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Wannabe mystery authors can learn how to make better detective fiction by studying what the makers of gory period mystery "The Limehouse Golem" do wrong. Director Juan Carlos Medina and screenwriter Jane Goldman, the latter of whom based her scenario on Peter Ackroyd's novel, have essentially made an upscale installment of "Masterpiece Mystery," complete with a Victorian-era setting, an attractive high-concept pair of lead protagonists—a rumored-to-be gay sleuth, and an actress who has been accused of poisoning her playwright husband—and an unchallenging narrative centered on a series of murders in pre-Jack the Ripper-era London. Had Goldman's characters possessed any psychological depth, they might have been compelling reflections of our modern lust for true crime sensationalism and/or society's still-prevalent mistrust of genre fiction that is even superficially concerned with the empowerment of women, either through direct representation and/or authorship. Instead, "The Limehouse Golem" only reflects its creators' lack of imagination. Medina and Goldman invest so much time in (poorly) misleading audiences that they say nothing memorable about the past, or why it matters to today's audience.
Our story begins well enough: Inspector John Kildare (Bill Nighy) must solve a high-profile series of deaths in London's seedy Limehouse district. John, an untested cop who is presumed to not be "the marrying kind," knows that if he fails to crack the case, his department will not back him up. Still, he becomes obsessed with the "Limehouse Golem" slayings, and its initially tangential connection with the case of accused murderess Lizzie Cree (Olivia Cooke), an aspiring theatrical star who is accused of offing husband/playwright John Cree (Sam Reid). John patiently listens to Lizzie's testimony through a series of lengthy, and largely uninspired flashbacks, and struggles to intuitively connect her dull rise-to-fame story with a handful of seemingly disparate killings.
John's interest in Lizzie is essentially unclear since we are led to believe that he has no romantic feelings for her. We know nothing about John other than his perceived queer identity because Goldman never addresses that rumor, nor does she flesh out John's character in any other meaningful way. Even John's partner, schlubby, but down-to-Earth detective George Flood (Daniel Mays), doesn't understand why John keeps returning to Lizzie's prison cell to listen to her explain why she wanted to star in her husband's penny-dreadful-inspired musical reviews, all of which rely implicitly on the exploitation of sex, and violence. John's investigation should, in this sense, reveal something about his character, or just his preconceptions of who Lizzie is.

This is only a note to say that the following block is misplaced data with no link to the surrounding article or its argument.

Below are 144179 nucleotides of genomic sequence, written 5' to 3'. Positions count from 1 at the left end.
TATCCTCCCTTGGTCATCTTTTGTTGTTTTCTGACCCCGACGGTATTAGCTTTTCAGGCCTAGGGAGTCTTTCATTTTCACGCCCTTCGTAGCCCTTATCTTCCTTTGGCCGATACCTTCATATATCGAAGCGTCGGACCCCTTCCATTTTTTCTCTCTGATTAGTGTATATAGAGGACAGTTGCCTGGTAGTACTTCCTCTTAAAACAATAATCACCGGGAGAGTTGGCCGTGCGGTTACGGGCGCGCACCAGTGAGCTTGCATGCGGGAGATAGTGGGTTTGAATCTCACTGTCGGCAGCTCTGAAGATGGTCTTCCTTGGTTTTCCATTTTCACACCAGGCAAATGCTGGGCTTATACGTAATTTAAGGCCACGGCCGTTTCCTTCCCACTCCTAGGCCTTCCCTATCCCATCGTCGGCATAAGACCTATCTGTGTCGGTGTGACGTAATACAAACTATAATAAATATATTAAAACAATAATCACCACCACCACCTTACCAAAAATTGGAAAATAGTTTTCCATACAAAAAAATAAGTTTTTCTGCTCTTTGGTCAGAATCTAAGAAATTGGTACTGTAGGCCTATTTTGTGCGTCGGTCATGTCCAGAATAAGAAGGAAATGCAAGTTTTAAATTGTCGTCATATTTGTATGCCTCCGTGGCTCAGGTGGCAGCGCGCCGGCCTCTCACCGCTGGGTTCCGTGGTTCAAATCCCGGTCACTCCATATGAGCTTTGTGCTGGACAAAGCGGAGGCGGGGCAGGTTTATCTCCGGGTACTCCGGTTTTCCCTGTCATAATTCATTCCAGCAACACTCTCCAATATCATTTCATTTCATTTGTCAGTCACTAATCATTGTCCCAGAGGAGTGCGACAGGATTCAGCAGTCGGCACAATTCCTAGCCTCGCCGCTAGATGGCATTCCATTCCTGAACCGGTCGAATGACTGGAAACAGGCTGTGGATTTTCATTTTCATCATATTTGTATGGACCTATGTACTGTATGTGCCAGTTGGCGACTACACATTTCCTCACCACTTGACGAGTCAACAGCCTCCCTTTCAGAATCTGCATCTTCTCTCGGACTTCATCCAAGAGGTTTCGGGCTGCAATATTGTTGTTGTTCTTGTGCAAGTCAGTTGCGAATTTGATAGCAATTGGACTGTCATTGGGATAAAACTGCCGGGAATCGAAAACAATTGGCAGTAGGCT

But the makers of "The Limehouse Golem" aren't concerned with character development, or period detail. Instead, they myopically focus on John's need to rule out suspects, including, of all historical figures, Karl Marx (a joylessly campy Henry Goodman, who thankfully is only in one interminable scene). Johns runs around London, interrogating secondary characters whose defining flaws and eccentricities immediately rule them out as viable psychopaths. After all, the first unspoken rule of cheapjack murder-mysteries is that a suspect is no longer worth considering once they become such an obvious target that our heroes suspect them. Unless the end credits are about to roll, anybody who is believed to be suspicious should be presumed innocent. This is the "whodunnit as magic trick" theory of crime fiction: misdirection is more important than anything else. That approach is unfortunately a major shortcoming in "The Limehouse Golem" since the real killer can be easily identified if viewers consider which major character is the only one that Goldman and Medina actively demand that we trust and root for. Once you eliminate the predictable, whoever remains, no matter how trite, must be the culprit.
Medina's general preference for thrice warmed-over representations of 19th century London's streets and interiors also leave much to be desired. He tends to rely so much on pool-table green and silvery-blue camera filters that even Nighy's stately silhouette looks ordinary. The streets that John stalks also look too familiar. Drunk proles, prim socialites, and undefined women of the night are everywhere, but nobody worth knowing beyond these costume drama cliches. It's no wonder that Goldman's tepid story can't shoulder the weight of an entire film: there's nothing else here to latch on to, not even Nighy's normally delightful scenery-chewing. Medina, a neophyte director, doesn't seem to know how to translate his interest in Goldman and Ackroyd's source material into a compelling, stylish thriller. In its present state, "The Limehouse Golem" is as inessential as an inferior serial from Jeremy Brett's otherwise sterling run of 1980s Sherlock Holmes TV adaptations. It's adequate as comfort food, but fails as anything else.